PSP9 - Using the Tube Eraser Tool
A Beginner's Tutorial by Joyce Kohl
Paint Shop Pro 8 or 9. You can download a trial copy of PSP Jasc.
Image to tube. Or you may use this one - taken from a business card. Right click to save to your hard drive. The black border is not on the image - it is added here for you see the actual dimensions.
Step #1: Set your preferences like this - we need to use precise cursors:
Step #2: Open the image you want to tube in PSP. This logo image is not as easy as it looks. Maintaining the roundness along with the proper amount of color around the edges will take some practice.
Step #3: On the layer palette, promote the Background layer to a Raster layer by right clicking on the layer, then selecting Promote Background Layer from the pop-up box. Now your image shows Raster 1:
Step #4: Select the Background Eraser tool:
Step #5: Use these settings - Size 32 is about right.:
Step #6: Place your cursor like this...that is, extend the outer circle over the edge you want cleaned. The cursor on this screen capture does not show the marks - only the circle size, but the ends of the little "X" on mine are touching the edge of the circle. Sometimes you may move it further - with the center of the "X" touching or almost touching the edge of the image. If you go too far and remove anything, then use Edit/Undo or hit Ctrl + Z to undo it.
If the image is too small for you see what you're doing clearly, use the Zoom tool to enlarge it. In this project, I left it as is. Now click to erase. Move the cursor either by lifting it and placing it down again right next to the first erasure, or if your hand is steady, you can drag it. Dragging takes a bit of practice, but don't be afraid. You can always undo if you erase part of the image you don't want erased.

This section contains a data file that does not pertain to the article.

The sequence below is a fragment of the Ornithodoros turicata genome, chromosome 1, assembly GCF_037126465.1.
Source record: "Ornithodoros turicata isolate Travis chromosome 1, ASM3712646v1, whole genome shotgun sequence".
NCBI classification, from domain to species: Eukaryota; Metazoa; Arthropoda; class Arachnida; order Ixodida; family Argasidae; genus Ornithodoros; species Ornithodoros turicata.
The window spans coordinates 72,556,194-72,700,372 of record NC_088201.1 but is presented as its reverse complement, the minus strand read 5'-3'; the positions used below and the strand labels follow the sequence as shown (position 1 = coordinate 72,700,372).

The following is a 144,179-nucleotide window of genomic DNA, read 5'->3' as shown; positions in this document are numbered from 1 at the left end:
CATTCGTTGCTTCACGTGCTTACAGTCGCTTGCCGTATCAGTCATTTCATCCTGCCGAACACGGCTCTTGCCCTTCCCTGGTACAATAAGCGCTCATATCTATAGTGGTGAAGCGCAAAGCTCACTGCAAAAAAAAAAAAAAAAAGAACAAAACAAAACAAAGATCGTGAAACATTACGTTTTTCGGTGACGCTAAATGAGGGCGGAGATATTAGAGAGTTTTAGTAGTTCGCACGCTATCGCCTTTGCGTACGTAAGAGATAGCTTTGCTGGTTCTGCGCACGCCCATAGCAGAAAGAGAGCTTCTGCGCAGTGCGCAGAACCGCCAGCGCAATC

Left image: One click. Right image: two clicks.
NOTE: As long as the crosshairs inside the eraser tool do NOT touch the image, then nothing but the background will be removed. Remembering this will allow you get into angles and clean them without changing the eraser size. Watch the placement of the crosshairs in tight spots - if any part touches the image, change the size. Most of the time you will be able to go completely around an image with just the eraser tool and no manual cleanup will be necessary. But ALWAYS check to be sure as in Steps #11 and #12.
Step #7: If you haven't saved yet, do it now. Save in PSP format - and get in the habit of making your psp files compatible with PSP versions 5 through 9. From File/Save As, select the Options button. Select PSP 5 Compatible from the drop-down list, then select a name for your file and click the Save button. The next image is the Save As box; second image is the Options box which pops up when you click the Options button.